I expected, intuitively, that (other things being equal) a single event reported by 100 witnesses has a higher posterior than 100 events reported by a single witness each. This is not what happens in general. The picture is more complicated and the answer depends on a certain inequality between the reliability of witnesses and the Bayesian prior. When there are sufficiently many reports, the witnesses are reasonably reliable and the prior is very low (as with alien abductions and miracles) the all-in-one distribution of testimonies over events is better, but with less reliable witnesses and/or higher priors this reverses. It looks like for large $$n$$ the posteriors of intermediate distributions line up in between the all-in-one and one-in-all, but I did not study this closely.

Assumptions

I assume that all events $$E_i$$ are equally probable and independent with the prior probability $$p=p(E_i)$$. Each one is reported by one or more witnesses, and the testimonies are denoted $$T_j$$. I also assume that the testimonies are independent of each other and of events they are not testimonies for.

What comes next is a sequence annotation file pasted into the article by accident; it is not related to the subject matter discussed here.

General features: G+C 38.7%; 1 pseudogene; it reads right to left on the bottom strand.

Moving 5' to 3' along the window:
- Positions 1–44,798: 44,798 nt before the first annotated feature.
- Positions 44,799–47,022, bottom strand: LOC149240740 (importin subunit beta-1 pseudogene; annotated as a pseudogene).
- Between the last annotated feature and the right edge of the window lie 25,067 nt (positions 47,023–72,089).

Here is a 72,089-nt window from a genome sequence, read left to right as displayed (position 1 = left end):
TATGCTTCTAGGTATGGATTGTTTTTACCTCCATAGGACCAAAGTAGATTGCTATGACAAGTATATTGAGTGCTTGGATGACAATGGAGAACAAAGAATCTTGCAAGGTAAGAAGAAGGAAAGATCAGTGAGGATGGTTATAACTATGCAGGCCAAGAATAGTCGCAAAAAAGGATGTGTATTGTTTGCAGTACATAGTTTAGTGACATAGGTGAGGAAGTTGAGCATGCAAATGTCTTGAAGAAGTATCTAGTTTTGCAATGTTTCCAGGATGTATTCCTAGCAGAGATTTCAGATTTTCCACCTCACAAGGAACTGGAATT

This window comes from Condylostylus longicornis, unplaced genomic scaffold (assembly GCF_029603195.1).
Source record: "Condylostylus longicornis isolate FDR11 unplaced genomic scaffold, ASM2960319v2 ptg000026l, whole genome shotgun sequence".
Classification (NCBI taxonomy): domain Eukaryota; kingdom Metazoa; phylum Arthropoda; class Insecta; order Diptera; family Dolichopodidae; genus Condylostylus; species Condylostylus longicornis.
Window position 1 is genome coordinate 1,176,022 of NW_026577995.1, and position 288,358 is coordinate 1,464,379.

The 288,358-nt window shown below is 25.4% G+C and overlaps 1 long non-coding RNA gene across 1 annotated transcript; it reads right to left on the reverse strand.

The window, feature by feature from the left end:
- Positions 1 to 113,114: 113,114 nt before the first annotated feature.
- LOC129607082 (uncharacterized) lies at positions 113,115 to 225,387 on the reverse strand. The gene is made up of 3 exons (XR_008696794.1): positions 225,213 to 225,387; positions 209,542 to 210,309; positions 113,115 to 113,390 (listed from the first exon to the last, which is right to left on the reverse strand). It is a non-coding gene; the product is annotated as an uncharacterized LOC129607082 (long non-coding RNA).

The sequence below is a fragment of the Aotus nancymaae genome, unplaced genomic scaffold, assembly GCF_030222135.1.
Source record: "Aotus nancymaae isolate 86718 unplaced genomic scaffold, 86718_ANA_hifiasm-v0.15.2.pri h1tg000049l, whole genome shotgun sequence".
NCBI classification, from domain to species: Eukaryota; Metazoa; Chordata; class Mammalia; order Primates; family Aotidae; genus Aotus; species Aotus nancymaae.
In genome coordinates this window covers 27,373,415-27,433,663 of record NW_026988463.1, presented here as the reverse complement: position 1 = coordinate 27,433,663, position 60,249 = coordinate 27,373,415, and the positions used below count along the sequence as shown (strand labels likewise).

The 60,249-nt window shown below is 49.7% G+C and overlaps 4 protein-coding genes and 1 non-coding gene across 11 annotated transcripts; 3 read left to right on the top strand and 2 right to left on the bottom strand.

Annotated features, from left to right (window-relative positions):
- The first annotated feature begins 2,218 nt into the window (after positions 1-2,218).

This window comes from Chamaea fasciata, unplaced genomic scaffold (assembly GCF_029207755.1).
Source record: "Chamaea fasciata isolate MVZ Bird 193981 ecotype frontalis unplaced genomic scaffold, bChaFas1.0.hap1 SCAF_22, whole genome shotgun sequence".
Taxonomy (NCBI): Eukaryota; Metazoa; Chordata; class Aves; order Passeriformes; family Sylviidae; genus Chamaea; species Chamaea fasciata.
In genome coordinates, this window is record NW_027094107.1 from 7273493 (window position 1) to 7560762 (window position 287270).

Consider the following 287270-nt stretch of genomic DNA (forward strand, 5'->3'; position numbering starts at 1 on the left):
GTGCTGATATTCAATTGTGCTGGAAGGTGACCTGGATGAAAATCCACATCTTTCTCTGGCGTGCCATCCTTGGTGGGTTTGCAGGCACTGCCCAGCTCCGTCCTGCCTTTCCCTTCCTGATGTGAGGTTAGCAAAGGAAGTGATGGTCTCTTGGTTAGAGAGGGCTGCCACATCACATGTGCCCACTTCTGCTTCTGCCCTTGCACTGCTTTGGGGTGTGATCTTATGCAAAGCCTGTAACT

Single event

When there is a single event $$E$$ and a single testimony $$T$$ the probability is updated according to the standard formula $$p':=p(E\mid T)=\frac1{1+\frac{p(E^c)}{p(E)}\cdot\frac{p(T\mid E^c)}{p(T\mid E)}}=\frac1{1+\frac{1-p}{p}\cdot\frac{p(T\mid E^c)}{p(T\mid E)}}.$$ Let us denote $$a:=\frac{p(E^c)}{p(E)}=\frac{1-p}{p}$$, the prior odds against the event, and $$r:=\frac{p(T\mid E^c)}{p(T\mid E)}$$ the ratio of witness's reliability (or rather unreliability): if $$r>1$$ then the witness is more likely to report the event if it did not happen than if it did. By simple calculation, $$a':=\frac{1-p'}{p'}=ar$$ are the updated odds against. So after $$n$$ updates (based on independent testimonies with identical statistical characteristics) we get $$a^{(n)}=ar^n$$ and $$p^{(n)}=\frac1{1+ar^n}.\ \ \ \ \ \ \ \ \ \ \ \ \ \ \ \ \ \ \ \ \ \ \text{(1)}$$ Note that for unreliable witnesses ($$r>1$$) this posterior decreases rather than grows with $$n$$, converging to $$0$$ when $$n\to\infty$$. This is because for $$r>1$$ their reporting actually makes the event less likely.